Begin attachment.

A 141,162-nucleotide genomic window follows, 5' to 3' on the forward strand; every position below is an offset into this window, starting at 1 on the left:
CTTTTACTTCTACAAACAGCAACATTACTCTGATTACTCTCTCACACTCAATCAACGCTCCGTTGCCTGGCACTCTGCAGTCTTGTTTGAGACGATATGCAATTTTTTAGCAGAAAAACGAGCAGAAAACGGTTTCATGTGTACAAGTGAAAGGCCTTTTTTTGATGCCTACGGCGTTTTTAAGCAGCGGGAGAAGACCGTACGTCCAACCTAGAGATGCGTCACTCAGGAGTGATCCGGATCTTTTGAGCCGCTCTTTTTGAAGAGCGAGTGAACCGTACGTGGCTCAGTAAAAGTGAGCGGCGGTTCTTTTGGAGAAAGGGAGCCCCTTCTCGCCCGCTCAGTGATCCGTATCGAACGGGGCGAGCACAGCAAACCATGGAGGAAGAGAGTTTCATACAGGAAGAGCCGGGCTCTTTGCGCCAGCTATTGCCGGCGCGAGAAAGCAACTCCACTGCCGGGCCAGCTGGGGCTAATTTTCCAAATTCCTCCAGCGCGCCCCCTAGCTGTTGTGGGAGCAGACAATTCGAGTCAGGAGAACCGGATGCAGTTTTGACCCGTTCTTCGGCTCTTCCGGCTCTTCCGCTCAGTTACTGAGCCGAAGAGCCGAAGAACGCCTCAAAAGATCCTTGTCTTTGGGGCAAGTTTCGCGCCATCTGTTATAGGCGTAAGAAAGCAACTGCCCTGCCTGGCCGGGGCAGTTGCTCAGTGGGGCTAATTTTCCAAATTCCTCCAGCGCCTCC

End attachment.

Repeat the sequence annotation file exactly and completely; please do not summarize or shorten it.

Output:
A 141,162-nucleotide genomic window follows, 5' to 3' on the forward strand; every position below is an offset into this window, starting at 1 on the left:
CTTTTACTTCTACAAACAGCAACATTACTCTGATTACTCTCTCACACTCAATCAACGCTCCGTTGCCTGGCACTCTGCAGTCTTGTTTGAGACGATATGCAATTTTTTAGCAGAAAAACGAGCAGAAAACGGTTTCATGTGTACAAGTGAAAGGCCTTTTTTTGATGCCTACGGCGTTTTTAAGCAGCGGGAGAAGACCGTACGTCCAACCTAGAGATGCGTCACTCAGGAGTGATCCGGATCTTTTGAGCCGCTCTTTTTGAAGAGCGAGTGAACCGTACGTGGCTCAGTAAAAGTGAGCGGCGGTTCTTTTGGAGAAAGGGAGCCCCTTCTCGCCCGCTCAGTGATCCGTATCGAACGGGGCGAGCACAGCAAACCATGGAGGAAGAGAGTTTCATACAGGAAGAGCCGGGCTCTTTGCGCCAGCTATTGCCGGCGCGAGAAAGCAACTCCACTGCCGGGCCAGCTGGGGCTAATTTTCCAAATTCCTCCAGCGCGCCCCCTAGCTGTTGTGGGAGCAGACAATTCGAGTCAGGAGAACCGGATGCAGTTTTGACCCGTTCTTCGGCTCTTCCGGCTCTTCCGCTCAGTTACTGAGCCGAAGAGCCGAAGAACGCCTCAAAAGATCCTTGTCTTTGGGGCAAGTTTCGCGCCATCTGTTATAGGCGTAAGAAAGCAACTGCCCTGCCTGGCCGGGGCAGTTGCTCAGTGGGGCTAATTTTCCAAATTCCTCCAGCGCCTCC